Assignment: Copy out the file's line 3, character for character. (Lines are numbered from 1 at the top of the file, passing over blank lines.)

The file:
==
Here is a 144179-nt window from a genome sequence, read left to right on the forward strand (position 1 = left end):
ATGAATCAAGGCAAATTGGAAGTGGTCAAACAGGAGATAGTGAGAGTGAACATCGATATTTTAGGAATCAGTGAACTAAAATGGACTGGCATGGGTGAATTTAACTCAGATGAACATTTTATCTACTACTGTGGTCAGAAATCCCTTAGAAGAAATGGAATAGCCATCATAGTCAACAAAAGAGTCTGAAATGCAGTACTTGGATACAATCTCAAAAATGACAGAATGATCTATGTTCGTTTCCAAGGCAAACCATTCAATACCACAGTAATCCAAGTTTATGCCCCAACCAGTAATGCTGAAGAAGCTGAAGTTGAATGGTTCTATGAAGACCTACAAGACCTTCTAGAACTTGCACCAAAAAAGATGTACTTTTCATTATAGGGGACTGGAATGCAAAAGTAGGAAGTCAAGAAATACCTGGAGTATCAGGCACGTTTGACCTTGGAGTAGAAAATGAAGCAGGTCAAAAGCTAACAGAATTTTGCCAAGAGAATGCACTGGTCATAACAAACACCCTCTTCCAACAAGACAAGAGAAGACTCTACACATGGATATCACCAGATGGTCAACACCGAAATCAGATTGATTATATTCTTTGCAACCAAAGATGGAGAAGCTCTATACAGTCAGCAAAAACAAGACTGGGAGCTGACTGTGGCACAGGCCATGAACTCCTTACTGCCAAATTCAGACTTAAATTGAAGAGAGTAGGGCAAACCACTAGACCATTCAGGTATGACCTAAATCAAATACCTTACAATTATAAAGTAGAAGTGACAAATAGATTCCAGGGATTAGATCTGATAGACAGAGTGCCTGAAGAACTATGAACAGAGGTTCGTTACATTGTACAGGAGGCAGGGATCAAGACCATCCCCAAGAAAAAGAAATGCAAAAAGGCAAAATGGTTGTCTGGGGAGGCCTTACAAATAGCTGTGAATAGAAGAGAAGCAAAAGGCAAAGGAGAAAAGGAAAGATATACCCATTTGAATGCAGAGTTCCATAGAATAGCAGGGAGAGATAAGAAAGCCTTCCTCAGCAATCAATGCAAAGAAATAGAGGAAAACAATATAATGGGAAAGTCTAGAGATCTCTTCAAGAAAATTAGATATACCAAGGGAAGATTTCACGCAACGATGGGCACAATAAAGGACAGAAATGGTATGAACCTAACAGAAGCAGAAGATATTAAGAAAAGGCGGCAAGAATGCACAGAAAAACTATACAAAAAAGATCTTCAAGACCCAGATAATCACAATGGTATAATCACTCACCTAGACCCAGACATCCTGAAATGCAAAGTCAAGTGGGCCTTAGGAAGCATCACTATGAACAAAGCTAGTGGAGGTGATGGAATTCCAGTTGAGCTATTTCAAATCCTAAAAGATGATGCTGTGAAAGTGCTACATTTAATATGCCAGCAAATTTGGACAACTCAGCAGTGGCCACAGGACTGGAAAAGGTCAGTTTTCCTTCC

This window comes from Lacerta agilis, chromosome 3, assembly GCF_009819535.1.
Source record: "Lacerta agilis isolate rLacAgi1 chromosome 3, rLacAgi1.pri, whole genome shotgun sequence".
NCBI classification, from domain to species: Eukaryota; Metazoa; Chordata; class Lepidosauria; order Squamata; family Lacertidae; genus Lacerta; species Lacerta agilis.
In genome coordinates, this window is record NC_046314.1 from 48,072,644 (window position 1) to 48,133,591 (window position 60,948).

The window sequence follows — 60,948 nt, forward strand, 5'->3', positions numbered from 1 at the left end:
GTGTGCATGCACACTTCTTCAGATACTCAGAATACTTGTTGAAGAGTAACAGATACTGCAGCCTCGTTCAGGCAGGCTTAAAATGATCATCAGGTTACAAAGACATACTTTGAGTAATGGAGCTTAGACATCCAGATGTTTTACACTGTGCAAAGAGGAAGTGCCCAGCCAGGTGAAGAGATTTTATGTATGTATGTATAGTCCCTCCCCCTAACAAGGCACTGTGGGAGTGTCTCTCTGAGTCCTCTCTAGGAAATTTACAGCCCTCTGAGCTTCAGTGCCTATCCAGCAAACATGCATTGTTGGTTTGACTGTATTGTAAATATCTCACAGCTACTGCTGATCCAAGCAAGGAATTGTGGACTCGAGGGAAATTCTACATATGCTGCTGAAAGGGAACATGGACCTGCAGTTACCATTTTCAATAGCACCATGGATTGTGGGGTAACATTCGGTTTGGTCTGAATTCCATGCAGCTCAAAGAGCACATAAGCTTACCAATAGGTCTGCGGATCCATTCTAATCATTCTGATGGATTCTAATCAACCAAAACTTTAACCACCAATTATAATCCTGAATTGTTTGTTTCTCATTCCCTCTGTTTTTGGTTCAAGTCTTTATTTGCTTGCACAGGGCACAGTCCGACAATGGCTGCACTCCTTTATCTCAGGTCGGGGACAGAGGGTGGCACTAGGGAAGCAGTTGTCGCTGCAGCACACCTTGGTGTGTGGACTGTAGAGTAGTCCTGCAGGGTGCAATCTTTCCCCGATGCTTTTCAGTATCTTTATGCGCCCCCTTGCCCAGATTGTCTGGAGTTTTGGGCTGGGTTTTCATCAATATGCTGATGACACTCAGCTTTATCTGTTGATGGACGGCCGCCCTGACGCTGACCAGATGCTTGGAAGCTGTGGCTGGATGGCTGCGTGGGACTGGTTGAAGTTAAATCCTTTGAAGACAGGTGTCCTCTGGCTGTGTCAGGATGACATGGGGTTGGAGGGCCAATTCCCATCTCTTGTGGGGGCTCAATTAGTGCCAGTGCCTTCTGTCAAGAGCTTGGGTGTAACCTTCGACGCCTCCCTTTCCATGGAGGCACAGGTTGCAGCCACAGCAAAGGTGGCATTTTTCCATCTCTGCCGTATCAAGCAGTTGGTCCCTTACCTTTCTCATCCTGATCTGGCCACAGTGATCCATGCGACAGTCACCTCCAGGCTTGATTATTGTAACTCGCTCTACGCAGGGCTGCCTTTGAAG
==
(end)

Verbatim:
This window comes from Lacerta agilis, chromosome 3, assembly GCF_009819535.1.